This blog has been a bit meditation-post heavy in the last few weeks – for which I am not at all sorry – but since we just threw a party for Brian’s birthday, and it was an afternoon-cocktail-themed-affair, and I invented two new drinks – it just seemed time to share those recipes for posterity (and some info about how to throw such a party). Meditation is important work, but so are social gatherings – and I intend to continue with the celebration of both in my life!
First of all, if you are thinking of doing an afternoon cocktail party, here are some tips:
This is an expensive kind of party to throw – booze (especially in Canada) is pricey. I planned my drinks several weeks in advance and split the party cost over three paycheques.
The best, most awesome drinks, include special ingredients or housemade infusions. This is another reason to plan ahead – your basic fruit liqueur takes about six weeks (minimum), and even a quicker infusion like earl grey liqueur or straight up tonic syrup may call for special ingredients, or require time to make. Planning ahead by at least two months is preferable if you want to do anything special.
Rent glassware – it’s pretty cheap to do and you don’t have to wash anything before returning it. Also rent cocktail plates, ice buckets and any other barware that you wouldn’t use in everyday life. This keeps refuse to a minimum and really helps the cleanup!
You need a minimum of two ice buckets – one for ice and one for whatever you want to keep on ice (in our case there were many prosecco drinks).
Definitely you will need help during the party because no matter how much glassware you rent or own, you will run out. No one keeps one glass for the entire party. Enlist your friends to wash glasses, they will oblige because – free drinks!
Choose only 4-6 drinks that you are prepared to make, print out a sign with ingredients so that people can see what is in them, and make that available in a number of places for people to consult. You cannot afford to set up a bar for everything. I went with six drinks, many of which shared ingredients. Also, pick things with ingredients that go with the weather (in our case, prosecco was a big hit and I used herbs in season that were growing in our garden).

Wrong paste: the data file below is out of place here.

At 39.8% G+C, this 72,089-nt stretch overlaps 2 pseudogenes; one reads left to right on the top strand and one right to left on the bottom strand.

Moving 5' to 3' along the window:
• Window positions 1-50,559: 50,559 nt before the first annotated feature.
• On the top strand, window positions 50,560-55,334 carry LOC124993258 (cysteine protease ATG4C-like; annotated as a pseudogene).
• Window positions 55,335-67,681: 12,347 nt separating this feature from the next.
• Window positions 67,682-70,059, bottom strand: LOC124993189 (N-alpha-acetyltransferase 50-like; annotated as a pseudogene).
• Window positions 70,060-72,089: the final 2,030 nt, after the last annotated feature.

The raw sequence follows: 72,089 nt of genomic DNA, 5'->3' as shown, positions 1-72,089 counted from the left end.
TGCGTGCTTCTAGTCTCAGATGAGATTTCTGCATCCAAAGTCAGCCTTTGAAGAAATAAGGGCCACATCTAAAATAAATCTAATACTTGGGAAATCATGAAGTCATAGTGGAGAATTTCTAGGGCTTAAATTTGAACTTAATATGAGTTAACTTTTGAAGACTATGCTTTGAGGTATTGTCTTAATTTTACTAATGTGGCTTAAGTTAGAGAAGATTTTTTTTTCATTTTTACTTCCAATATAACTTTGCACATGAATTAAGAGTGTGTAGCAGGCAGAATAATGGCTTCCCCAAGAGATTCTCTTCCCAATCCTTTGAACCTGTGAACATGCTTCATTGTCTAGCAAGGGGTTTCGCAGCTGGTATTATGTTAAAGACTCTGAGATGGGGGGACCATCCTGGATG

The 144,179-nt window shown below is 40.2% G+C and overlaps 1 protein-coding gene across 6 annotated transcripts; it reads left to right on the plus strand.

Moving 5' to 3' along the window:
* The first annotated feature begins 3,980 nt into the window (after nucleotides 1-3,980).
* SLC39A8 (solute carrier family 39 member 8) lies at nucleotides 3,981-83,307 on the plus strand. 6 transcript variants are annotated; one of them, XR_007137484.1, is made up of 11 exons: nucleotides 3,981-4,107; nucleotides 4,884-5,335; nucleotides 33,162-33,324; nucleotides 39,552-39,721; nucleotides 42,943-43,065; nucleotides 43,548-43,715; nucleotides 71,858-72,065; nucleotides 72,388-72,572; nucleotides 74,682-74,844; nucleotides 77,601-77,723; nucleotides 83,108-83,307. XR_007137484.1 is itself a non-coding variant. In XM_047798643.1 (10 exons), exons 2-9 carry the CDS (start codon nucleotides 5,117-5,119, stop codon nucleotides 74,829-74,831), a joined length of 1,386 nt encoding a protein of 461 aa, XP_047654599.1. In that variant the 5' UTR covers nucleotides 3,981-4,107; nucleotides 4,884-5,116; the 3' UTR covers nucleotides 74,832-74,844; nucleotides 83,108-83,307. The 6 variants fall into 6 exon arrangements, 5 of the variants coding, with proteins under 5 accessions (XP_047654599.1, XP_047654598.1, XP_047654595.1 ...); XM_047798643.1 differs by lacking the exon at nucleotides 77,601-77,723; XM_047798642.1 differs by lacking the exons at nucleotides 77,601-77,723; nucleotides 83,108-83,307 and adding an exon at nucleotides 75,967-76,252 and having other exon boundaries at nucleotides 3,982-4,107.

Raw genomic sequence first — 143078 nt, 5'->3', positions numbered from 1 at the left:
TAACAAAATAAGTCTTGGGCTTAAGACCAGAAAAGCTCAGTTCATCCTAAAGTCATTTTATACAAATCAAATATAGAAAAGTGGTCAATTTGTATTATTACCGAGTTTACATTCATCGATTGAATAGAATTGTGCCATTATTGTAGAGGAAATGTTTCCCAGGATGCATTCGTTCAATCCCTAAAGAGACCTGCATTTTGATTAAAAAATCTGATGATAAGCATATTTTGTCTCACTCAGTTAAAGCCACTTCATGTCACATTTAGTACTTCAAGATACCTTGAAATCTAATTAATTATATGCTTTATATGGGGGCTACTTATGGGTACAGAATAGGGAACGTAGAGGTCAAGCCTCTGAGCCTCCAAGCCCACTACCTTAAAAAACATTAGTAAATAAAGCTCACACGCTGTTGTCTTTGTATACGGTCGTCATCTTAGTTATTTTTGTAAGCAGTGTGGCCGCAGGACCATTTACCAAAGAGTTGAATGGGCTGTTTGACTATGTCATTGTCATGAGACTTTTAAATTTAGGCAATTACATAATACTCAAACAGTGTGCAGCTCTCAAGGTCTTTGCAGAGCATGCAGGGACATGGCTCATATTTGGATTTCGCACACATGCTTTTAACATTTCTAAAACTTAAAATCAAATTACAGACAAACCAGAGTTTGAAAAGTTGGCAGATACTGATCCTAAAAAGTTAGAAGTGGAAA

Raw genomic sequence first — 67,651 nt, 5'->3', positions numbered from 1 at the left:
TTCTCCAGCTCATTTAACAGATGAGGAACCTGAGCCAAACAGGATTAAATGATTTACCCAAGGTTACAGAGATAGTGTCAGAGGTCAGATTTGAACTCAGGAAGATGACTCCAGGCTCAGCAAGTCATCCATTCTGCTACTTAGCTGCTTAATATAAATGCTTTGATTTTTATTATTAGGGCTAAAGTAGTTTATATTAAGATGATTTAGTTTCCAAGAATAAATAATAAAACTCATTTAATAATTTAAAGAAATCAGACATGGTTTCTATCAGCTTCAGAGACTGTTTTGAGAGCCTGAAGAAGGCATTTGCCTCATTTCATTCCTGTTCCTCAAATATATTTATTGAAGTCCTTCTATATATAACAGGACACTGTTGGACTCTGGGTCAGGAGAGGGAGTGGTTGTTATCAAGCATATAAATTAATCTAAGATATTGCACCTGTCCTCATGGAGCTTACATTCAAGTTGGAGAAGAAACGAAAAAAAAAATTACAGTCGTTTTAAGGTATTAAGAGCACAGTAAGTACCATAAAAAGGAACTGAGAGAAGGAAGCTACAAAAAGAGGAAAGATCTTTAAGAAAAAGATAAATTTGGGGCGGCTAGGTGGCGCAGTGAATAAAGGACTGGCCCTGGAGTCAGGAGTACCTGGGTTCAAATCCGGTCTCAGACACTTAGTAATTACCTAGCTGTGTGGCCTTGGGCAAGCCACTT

Also – bartending – you do not want people free pouring, so be prepared to bar tend and arrange in advance for a couple of people to spell you off in advance. Create a sheet of drinks with recipes to aid the process. People might be daunted at first, but a lot of people enjoy being behind the bar – it creates a different kind of social interaction.
Bartenders need to keep drinks poured at the right levels, otherwise you will run out of booze too fast and people will get drunk. We were very successful with this – and I realized how much of a difference proper bartending made to the event.
You definitely need bar towels, water (if you aren’t near a sink), and a large vessel (garbage can, pickling crock) for liquids and other refuse.
Have lots of ice on hand.
Be prepared for some people to stay late and have some basic dinner fixings on hand (we did that, but then our friend ordered pizza instead and that was equally amazing). Also – serve ample grounding foods throughout – bread, cheese, olives, veggie platter, etc. People will eat it all and it cuts down on drinking on an empty stomach.
We are very lucky to have a backyard studio/guesthouse/meditation room – so we set our bar up in the studio because the day was warm and it kept people in the yard as opposed to cramped in the house. The drinks on the menu were the Afternoon Marteani, Orange Blossom, Iced Amarula, Gin/Vodka and housemade tonic, French 75 and the Urban Crow. (The bolded ones are my own concoctions. The photo at the head of this article is the martini, the Urban Crow is pictured alongside an Orange Blossom below.
The Urban Crow Cocktail
Served in a jam jar (250 ml)
Wipe rim with sage leaves and then muddle four leaves in the bottom of the jar